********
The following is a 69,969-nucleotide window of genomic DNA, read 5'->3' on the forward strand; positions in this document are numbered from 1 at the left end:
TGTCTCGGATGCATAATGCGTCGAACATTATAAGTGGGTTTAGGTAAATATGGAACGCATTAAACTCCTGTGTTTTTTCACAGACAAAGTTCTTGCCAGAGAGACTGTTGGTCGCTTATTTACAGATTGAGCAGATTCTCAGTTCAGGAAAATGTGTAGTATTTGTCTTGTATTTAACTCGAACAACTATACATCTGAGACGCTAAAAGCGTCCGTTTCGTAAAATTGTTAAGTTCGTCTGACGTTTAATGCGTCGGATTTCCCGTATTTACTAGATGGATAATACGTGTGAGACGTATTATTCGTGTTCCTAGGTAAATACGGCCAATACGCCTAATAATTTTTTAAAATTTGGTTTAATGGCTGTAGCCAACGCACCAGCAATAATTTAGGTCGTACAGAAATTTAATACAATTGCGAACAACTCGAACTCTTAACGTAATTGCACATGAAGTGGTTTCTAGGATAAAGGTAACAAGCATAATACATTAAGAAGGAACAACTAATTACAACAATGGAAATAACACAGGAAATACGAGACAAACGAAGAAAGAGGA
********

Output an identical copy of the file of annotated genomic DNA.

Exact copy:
The following is a 69,969-nucleotide window of genomic DNA, read 5'->3' on the forward strand; positions in this document are numbered from 1 at the left end:
TGTCTCGGATGCATAATGCGTCGAACATTATAAGTGGGTTTAGGTAAATATGGAACGCATTAAACTCCTGTGTTTTTTCACAGACAAAGTTCTTGCCAGAGAGACTGTTGGTCGCTTATTTACAGATTGAGCAGATTCTCAGTTCAGGAAAATGTGTAGTATTTGTCTTGTATTTAACTCGAACAACTATACATCTGAGACGCTAAAAGCGTCCGTTTCGTAAAATTGTTAAGTTCGTCTGACGTTTAATGCGTCGGATTTCCCGTATTTACTAGATGGATAATACGTGTGAGACGTATTATTCGTGTTCCTAGGTAAATACGGCCAATACGCCTAATAATTTTTTAAAATTTGGTTTAATGGCTGTAGCCAACGCACCAGCAATAATTTAGGTCGTACAGAAATTTAATACAATTGCGAACAACTCGAACTCTTAACGTAATTGCACATGAAGTGGTTTCTAGGATAAAGGTAACAAGCATAATACATTAAGAAGGAACAACTAATTACAACAATGGAAATAACACAGGAAATACGAGACAAACGAAGAAAGAGGA